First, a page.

The $518,000 sale of the game ball used in the now-unretired Tom Brady‘s “final” touchdown pass has been voided by mutual agreement between buyer, consigner and auction house, according to Lelands Auctions.
Due to the unique nature of Brady’s decision to return 40 days after he first announced his retirement in late January — less than twenty-four hours after the auction closed, no less — no money was exchanged, so the agreement was simply nullified, according to a source familiar with the negotiations.
“It’s the most unique situation that we’ll probably ever encounter in our lifetimes – at least when it comes to sports memorabilia,” says Mike Heffner, president and partner at Lelands. “We’re still not to the end of the book yet; we’ve written a chapter.”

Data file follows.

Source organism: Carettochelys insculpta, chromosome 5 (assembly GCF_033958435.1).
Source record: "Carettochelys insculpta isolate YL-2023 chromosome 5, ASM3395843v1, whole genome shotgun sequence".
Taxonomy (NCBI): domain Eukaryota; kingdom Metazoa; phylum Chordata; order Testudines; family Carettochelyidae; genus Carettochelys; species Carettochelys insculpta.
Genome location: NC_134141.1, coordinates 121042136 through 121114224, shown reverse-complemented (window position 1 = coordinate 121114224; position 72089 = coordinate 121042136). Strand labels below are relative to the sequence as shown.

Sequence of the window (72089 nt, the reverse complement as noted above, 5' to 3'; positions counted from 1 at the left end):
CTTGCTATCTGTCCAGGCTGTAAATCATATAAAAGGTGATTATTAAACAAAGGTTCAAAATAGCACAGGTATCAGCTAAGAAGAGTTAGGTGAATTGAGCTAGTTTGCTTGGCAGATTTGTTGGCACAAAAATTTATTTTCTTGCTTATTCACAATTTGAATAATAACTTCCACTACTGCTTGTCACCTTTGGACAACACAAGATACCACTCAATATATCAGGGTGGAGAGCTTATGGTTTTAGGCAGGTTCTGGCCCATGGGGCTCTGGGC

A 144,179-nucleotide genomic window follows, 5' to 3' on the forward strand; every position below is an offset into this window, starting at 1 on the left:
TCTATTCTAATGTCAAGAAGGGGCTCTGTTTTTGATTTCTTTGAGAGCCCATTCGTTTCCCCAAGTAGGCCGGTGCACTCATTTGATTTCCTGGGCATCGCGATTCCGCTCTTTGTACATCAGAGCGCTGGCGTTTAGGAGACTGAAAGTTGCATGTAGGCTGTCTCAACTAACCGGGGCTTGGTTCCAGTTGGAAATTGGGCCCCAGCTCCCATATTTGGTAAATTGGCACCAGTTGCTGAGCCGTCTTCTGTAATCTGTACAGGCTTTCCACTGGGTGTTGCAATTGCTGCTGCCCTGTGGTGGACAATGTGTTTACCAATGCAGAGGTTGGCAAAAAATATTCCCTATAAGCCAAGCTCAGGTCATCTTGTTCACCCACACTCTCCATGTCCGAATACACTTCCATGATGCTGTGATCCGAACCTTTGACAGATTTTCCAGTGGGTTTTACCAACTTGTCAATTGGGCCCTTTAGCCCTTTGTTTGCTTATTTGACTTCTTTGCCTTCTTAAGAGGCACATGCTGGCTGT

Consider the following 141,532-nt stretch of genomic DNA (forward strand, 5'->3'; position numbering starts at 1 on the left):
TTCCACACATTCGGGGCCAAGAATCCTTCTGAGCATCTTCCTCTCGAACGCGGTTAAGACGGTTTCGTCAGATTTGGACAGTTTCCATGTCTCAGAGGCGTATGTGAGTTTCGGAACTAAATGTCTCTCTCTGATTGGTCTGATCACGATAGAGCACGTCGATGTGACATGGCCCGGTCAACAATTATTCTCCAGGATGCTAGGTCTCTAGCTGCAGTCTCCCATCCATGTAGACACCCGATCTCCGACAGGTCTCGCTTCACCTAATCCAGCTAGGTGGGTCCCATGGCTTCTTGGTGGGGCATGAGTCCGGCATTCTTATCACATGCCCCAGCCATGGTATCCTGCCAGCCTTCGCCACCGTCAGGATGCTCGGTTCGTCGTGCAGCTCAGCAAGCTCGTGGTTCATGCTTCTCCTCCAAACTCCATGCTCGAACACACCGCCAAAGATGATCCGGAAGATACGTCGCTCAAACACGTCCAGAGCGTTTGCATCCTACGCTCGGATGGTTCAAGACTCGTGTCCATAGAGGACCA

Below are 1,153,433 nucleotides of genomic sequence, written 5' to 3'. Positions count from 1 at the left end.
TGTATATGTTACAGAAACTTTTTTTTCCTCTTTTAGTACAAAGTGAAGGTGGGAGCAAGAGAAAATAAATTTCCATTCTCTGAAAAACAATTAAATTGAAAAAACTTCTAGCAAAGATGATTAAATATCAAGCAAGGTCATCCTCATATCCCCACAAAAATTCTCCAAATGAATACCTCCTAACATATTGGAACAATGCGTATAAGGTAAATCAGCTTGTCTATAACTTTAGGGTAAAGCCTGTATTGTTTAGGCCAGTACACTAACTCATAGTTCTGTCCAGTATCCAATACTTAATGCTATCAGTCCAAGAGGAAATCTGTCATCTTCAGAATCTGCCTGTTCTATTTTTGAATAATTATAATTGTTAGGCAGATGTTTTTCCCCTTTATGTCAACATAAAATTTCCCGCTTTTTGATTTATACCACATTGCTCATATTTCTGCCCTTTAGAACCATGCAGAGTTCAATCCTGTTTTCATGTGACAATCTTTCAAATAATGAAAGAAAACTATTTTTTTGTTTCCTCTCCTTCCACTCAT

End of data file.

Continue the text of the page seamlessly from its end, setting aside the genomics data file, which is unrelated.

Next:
Heffer said that while the original buyer has pulled out, the ball’s consigner still plans to sell the ball privately through Lelands.
“We wanted to do the right thing here,” Heffner said.
Even after the seven-time Super Bowl champion’s return to the Buccaneers and the resulting drop in the ball’s value, Heffner says multiple prospective buyers still reached out to buy it.
“It’s still an incredible piece of history,” says Heffner. “Any Brady touchdown ball is.”
It took a month to officially announce the voided sale because all parties involved were waiting to see if Brady would stay unretired or not. According to Lelands, after both buyer and consigner were reached, that delay was due to wanting to confirm Brady’s status.
“All parties were waiting to see how it played out,” says Heffner. “Tom Brady, let’s face it, is kind of unpredictable these days. Until he throws that first touchdown pass in September, this ball is still the record.”